Recent Tweets

  • Home  /
  • Nature   /
  • Nature reserve reduces flood risk
Nature reserve reduces flood risk Sedge_warbler by Amy Lewis Full view

Nature reserve reduces flood risk

The Lunt Meadows Nature Reserve and Flood Storage Reservoir, health close to Maghull, in Merseyside, is a newly-created wetland site on the flood plain of the River Alt. The 77 acre site has been designed to temporarily store flood flows from the River Alt whilst providing new habitats for a huge range of wildlife.

The project has converted agricultural land into wetland and will become one of the region’s biggest reedbeds. The wetland is fed by diverting part of the flow of the River Alt. The Environment Agency has taken three years to construct the project, which will be managed by the Lancashire Wildlife Trust over the next 25 years, in order to provide much-needed nesting and feeding areas for wading birds such as the oystercatcher and lapwing.

Over 60 species of birds have already been found on the reserve, and half of those are starting to breed. Reed warblers, sedge warblers, grasshopper warblers and reed buntings are already making their homes in the reed beds, and it’s hoped the bittern will soon be settling in, as part of its fantastic boom in numbers over recent years. A total of 13 birds of prey have also been spotted, with barn owl, short-eared owl and kestrel regularly seen hunting there.

One of Britain’s most endangered animals, the water vole, is also present, with Lunt Meadows expected to become a stronghold for this species as they take advantage of the new reserve. Many types of butterfly, dragonfly and damselfly have bred on the wetland area and on the River Alt, and brown hare are regularly seen.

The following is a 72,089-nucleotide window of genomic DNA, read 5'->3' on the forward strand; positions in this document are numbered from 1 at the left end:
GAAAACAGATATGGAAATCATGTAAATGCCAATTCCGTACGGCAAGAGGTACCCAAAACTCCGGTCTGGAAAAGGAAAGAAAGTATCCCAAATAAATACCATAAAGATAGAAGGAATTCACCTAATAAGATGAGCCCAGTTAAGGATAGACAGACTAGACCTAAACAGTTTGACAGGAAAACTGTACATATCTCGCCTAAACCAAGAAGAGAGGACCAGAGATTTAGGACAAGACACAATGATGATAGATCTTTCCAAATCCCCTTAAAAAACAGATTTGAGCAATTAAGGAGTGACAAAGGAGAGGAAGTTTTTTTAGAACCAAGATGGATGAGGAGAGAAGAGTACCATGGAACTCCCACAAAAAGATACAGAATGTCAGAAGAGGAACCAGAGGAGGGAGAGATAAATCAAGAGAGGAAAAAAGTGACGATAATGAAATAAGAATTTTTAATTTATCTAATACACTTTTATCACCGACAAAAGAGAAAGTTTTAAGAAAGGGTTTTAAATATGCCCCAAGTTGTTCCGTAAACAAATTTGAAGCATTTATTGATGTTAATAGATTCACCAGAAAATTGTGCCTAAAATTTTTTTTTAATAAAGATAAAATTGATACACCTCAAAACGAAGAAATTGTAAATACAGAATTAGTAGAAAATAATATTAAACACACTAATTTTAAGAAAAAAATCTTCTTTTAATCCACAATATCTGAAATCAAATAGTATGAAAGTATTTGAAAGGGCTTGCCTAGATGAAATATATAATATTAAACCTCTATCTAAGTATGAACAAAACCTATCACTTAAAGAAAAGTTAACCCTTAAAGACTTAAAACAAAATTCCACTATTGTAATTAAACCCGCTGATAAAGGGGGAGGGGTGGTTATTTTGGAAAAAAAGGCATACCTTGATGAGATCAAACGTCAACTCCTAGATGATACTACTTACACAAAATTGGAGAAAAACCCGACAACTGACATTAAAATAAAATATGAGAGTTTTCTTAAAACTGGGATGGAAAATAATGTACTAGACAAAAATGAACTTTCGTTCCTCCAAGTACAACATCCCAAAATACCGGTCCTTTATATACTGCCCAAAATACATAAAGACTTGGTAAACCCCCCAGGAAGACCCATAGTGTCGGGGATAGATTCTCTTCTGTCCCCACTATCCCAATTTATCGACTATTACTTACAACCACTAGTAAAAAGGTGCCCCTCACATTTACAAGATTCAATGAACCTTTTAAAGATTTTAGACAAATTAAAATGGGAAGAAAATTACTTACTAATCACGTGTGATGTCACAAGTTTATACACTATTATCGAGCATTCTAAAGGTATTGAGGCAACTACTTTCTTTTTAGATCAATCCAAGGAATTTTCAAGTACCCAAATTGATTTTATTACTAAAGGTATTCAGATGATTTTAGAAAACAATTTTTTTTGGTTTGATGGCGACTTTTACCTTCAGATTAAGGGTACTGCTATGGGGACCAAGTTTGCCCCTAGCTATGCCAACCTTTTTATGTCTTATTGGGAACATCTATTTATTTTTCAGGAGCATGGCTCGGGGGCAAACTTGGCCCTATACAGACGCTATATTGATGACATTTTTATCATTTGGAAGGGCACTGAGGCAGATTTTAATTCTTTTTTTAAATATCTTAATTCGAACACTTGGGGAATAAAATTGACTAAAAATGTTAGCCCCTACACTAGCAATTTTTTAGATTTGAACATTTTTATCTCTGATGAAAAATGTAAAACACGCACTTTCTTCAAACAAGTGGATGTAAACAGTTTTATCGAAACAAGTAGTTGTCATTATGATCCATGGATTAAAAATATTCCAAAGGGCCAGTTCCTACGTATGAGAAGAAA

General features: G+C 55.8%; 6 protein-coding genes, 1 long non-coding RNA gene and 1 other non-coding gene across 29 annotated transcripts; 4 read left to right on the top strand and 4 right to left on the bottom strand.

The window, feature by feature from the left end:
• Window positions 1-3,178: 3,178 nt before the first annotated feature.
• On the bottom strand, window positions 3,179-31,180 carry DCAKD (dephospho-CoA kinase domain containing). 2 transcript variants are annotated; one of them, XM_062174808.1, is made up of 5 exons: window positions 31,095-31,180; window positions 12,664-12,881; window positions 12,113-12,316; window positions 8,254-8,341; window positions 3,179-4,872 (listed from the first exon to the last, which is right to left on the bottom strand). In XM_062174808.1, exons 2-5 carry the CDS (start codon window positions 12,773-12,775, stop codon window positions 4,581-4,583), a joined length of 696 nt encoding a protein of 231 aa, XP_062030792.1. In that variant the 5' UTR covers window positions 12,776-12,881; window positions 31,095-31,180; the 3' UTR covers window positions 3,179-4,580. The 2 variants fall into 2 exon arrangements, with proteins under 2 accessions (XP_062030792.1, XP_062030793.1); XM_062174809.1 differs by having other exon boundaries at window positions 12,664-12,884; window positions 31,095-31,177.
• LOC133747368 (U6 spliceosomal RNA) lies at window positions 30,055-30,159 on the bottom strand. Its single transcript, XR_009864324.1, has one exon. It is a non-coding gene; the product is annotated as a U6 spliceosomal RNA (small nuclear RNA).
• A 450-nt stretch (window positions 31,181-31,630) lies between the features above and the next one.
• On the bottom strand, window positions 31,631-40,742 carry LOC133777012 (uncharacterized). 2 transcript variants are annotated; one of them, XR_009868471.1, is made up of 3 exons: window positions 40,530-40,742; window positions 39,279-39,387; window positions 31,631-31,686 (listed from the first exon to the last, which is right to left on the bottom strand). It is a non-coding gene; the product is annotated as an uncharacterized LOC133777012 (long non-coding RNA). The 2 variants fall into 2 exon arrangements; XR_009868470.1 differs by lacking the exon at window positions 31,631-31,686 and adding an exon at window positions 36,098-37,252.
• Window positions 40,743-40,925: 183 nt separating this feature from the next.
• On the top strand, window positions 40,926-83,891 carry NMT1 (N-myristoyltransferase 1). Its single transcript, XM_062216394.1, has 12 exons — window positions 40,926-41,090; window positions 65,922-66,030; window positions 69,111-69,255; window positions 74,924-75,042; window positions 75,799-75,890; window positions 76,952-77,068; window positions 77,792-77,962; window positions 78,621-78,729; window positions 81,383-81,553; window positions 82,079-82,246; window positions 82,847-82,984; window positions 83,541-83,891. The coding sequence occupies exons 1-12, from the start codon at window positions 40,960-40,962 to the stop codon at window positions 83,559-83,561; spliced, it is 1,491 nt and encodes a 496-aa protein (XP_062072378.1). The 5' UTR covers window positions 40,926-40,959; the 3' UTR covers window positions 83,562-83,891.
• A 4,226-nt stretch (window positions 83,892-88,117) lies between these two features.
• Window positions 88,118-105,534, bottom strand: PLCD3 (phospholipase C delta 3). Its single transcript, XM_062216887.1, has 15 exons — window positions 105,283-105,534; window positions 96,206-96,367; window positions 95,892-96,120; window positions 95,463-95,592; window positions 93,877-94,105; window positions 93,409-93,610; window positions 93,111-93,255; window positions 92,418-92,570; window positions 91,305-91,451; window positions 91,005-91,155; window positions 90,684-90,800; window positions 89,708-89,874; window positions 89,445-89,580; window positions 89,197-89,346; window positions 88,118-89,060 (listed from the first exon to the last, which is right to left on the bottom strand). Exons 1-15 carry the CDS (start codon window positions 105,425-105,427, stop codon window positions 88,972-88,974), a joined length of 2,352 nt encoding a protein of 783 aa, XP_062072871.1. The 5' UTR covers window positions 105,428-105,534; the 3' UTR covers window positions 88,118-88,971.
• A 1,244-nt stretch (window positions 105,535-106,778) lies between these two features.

In stark contrast to the surrounding intensively cropped farmland, and helping to create the right conditions within the wetland for nesting birds, the site is currently grazed by a number of rare breed animals including Exmoor ponies and red poll cattle. Volunteers from Lancashire Wildlife Trust have formed a group at the site to undertake tasks such as reed planting and path work.

To assist in the next phase of developing Lunt Meadows as a Nature Reserve, Lancashire Wildlife Trust has received a £36k grant from The Veolia Environmental Trust, awarded through the Landfill Communities Fund, and £68k from the Heritage Lottery Fund. This will support habitat creation work on the site and allow further exploration of archaeological finds here.

Adam Graham, LWT Lunt Meadows Project Officer, said: “Lunt Meadows is a really exciting place. The scale of the project is huge, on what was previously intensively farmed agricultural land we now have over 70 hectares of wet grassland, pools and reed-bed, and already attracting all sorts of wildlife. It will be fantastic to watch the site develop over time into what will surely be one of the most important bird sites in the area”

Dan Bond, Area Environment Manager at the Environment Agency, said: “The Lunt Meadows project is a brilliant example of how flood defence schemes can be developed with significant improvements to habitats and biodiversity. Not only are we helping to reduce the risk of flooding, we are bringing benefits to the environment for a massive range of wildlife species. Lunt Meadows is a shining example of how people and the environment are intertwined and we hope it sets an example for schemes in years to come.”

The Executive Director of The Veolia Environmental Trust, Paul Taylor, adds: “We are pleased to be able to help this exciting and ambitious project happen. It is a great example of how we and the Landfill Communities Fund can help organisations like the Lancashire Wildlife Trust transform our landscape for the benefit of a wide range of plant and animal species, as well as visitors. We love it when volunteers get involved too. I look forward to hearing about the meadows thriving in the future,”Exmoor ponies at Lunt Water vole by Tony Dunn Wetland area at Lunt

Written by Gather

Leave a comment